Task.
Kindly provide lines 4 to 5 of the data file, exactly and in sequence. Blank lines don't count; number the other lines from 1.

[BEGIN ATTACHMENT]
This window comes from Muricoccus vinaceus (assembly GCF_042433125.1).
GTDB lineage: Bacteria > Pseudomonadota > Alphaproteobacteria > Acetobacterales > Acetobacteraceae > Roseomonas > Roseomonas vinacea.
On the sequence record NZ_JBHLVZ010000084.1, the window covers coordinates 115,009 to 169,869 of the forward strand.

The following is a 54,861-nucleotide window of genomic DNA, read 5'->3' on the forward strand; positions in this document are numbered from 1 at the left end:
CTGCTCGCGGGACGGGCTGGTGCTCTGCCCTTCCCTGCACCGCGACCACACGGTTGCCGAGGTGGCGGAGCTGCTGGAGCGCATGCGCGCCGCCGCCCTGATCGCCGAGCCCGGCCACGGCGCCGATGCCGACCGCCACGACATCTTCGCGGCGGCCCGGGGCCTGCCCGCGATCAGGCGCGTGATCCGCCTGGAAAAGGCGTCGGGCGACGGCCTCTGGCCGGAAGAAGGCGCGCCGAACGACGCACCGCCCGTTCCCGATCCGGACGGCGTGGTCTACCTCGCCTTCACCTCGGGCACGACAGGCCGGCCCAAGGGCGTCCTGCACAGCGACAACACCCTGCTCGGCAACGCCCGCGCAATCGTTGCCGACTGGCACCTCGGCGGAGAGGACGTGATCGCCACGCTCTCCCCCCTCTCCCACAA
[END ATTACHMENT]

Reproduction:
The following is a 54,861-nucleotide window of genomic DNA, read 5'->3' on the forward strand; positions in this document are numbered from 1 at the left end:
CTGCTCGCGGGACGGGCTGGTGCTCTGCCCTTCCCTGCACCGCGACCACACGGTTGCCGAGGTGGCGGAGCTGCTGGAGCGCATGCGCGCCGCCGCCCTGATCGCCGAGCCCGGCCACGGCGCCGATGCCGACCGCCACGACATCTTCGCGGCGGCCCGGGGCCTGCCCGCGATCAGGCGCGTGATCCGCCTGGAAAAGGCGTCGGGCGACGGCCTCTGGCCGGAAGAAGGCGCGCCGAACGACGCACCGCCCGTTCCCGATCCGGACGGCGTGGTCTACCTCGCCTTCACCTCGGGCACGACAGGCCGGCCCAAGGGCGTCCTGCACAGCGACAACACCCTGCTCGGCAACGCCCGCGCAATCGTTGCCGACTGGCACCTCGGCGGAGAGGACGTGATCGCCACGCTCTCCCCCCTCTCCCACAA